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    When Celiac Disease Runs in the Family

    family

    By Alice Bast, CEO, Beyond Celiac

    Once you have a celiac disease diagnosis, with its imperfect and incomplete treatment, thoughts of celiac disease are always as close as your next meal or snack. I know this all too well from my own personal experience, and I hear it again and again from others.

    My friend Sarena Snider describes celiac disease as a cloud that is always around her, coloring the experiences of dining out, social events, her general perception of her health and how she thinks other people perceive her. As she told me in a recent conversation, “Celiac disease complicates things.”

    When Sarena was 18, her father began losing a lot of weight with no apparent cause. Eventually, the culprit was discovered. After his celiac disease diagnosis, Ed became a staunch supporter of Beyond Celiac. We became great friends through our journey together. He was probably as aware as anyone of the genetic risk his children faced for celiac disease. Over the years, Sarena was tested, but came up negative.

    Then, when she was 26, she had an unexpected weight gain. She had joint pain. A lot of joint pain. She had anxiety. And a physical and emotional malaise with no apparent cause. She became alarmed. She knew something was wrong and suspected celiac disease, but had to really push to get tested. After all, though weight fluctuations are common in celiac disease cases, weight gain is not a symptom that is quickly connected to it.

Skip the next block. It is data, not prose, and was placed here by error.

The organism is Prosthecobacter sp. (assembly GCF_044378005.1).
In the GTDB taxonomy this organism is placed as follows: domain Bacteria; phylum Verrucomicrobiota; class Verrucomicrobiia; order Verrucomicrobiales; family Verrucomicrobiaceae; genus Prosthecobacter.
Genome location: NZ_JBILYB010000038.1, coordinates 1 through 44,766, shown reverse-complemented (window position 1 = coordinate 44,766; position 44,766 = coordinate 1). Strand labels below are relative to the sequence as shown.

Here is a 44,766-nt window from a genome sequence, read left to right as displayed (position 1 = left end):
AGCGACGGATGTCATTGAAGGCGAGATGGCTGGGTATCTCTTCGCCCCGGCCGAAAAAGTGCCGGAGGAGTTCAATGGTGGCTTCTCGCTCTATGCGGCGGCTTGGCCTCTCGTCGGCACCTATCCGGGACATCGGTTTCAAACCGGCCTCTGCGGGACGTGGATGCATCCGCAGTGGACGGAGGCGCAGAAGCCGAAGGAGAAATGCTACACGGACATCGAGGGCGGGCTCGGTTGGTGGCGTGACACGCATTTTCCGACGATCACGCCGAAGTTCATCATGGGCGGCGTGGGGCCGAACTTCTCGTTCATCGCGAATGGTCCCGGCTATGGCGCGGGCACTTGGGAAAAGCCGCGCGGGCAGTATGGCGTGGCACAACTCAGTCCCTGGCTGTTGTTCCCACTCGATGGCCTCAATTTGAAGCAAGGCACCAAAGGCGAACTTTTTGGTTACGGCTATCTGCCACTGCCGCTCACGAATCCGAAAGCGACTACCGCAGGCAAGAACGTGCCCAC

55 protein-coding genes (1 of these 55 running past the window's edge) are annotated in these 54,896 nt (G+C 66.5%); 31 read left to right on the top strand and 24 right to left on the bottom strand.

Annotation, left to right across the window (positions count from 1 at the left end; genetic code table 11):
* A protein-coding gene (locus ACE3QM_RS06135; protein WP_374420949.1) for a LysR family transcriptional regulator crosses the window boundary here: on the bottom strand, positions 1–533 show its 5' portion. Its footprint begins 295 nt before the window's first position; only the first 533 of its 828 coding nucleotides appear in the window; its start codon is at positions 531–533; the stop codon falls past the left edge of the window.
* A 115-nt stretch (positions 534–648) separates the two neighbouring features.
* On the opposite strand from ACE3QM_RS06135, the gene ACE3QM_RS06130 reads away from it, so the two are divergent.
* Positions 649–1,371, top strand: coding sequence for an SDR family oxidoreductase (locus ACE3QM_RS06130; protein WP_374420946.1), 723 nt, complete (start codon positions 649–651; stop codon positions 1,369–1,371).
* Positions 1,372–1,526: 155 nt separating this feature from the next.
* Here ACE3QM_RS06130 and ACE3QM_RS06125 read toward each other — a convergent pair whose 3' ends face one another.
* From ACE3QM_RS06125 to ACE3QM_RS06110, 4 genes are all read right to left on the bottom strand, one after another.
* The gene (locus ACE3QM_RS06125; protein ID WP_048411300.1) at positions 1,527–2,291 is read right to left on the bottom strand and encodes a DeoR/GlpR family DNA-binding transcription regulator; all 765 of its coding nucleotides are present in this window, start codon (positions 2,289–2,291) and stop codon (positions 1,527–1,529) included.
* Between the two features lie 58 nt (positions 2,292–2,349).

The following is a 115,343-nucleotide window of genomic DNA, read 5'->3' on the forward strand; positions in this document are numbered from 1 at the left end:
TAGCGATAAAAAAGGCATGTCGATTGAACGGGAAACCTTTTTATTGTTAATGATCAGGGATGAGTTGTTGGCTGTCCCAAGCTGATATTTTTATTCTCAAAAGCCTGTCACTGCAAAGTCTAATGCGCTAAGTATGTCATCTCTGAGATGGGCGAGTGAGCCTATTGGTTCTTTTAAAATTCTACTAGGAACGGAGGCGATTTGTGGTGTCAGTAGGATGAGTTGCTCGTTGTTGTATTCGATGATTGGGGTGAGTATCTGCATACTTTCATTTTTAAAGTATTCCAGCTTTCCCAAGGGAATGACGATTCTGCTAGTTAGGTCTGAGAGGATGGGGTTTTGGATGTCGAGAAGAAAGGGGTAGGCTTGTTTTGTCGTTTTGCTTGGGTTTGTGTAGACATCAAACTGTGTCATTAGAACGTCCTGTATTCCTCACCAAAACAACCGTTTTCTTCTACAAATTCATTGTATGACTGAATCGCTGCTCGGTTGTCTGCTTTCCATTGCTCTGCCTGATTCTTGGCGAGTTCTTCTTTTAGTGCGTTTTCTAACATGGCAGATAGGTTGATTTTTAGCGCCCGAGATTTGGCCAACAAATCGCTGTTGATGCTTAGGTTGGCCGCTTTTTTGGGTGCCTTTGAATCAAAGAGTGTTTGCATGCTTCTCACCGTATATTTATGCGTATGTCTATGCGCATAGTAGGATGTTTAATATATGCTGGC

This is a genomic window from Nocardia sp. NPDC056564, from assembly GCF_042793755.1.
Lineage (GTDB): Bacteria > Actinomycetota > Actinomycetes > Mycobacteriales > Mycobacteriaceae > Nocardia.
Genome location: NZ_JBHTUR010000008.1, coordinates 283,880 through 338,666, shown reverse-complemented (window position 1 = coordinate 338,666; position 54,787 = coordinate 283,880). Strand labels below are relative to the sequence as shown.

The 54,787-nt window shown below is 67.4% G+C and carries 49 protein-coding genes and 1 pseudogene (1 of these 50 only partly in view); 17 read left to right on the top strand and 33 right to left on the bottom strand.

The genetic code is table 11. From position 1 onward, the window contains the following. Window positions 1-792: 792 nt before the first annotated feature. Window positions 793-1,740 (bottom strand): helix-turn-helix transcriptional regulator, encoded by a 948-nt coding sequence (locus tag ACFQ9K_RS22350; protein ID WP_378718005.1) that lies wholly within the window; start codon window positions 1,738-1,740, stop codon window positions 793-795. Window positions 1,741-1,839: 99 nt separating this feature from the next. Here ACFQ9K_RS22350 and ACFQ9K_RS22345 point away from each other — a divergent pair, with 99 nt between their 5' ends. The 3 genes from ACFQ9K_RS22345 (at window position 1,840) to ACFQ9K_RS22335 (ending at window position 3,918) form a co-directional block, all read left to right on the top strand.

Finally, she got the answer that she had been suspecting: Celiac disease. She was also diagnosed with Lyme disease. There’s speculation that Lyme disease might trigger the onset of celiac disease in some people – and Sarena has wondered if that was the case for her. There is a lack of research on the connection, so at this point it’s impossible to say. The two diseases share a number of symptoms, so it’s difficult to know the exact cause of Sarena’s symptoms. But, armed with answers, she was able to pursue a course of treatment for Lyme and embark on the gluten-free diet for celiac disease.

    Sarena, like many celiac disease patients, notes that it’s nearly impossible to stay completely gluten-free. Cross-contact while dining out is a constant challenge. “You have to advocate for yourself,” Sarena says. “You’ve got to have that conversation with waiters every time you eat out. Sometimes they treat me like I’m totally neurotic. It’s easy to feel beaten down. But you’ve got to stay vigilant. Frankly, your life depends on it.”

    Today, Sarena advocates for clean eating, not just staying gluten-free. She weaves her philosophy through her work as a communications professional. You can learn more about her at www.SarenaSnider.com.

    Alice Best

    Alice Bast is the CEO of Beyond Celiac, formerly known as the National Foundation for Celiac Awareness. Beyond Celiac is a non-profit that advances widespread understanding of celiac disease as a serious genetic autoimmune disease and works to secure early diagnosis and effective management. Beyond Celiac empowers the community to live life to the fullest and serves as a leading and trusted resource that inspires hope, accelerates innovation, and forges pathways to a cure.

    Further reading:
    Celiac Disease Symptoms
    A Visual Guide to Celiac Disease
    What a Gluten-Free Diet Looks Like

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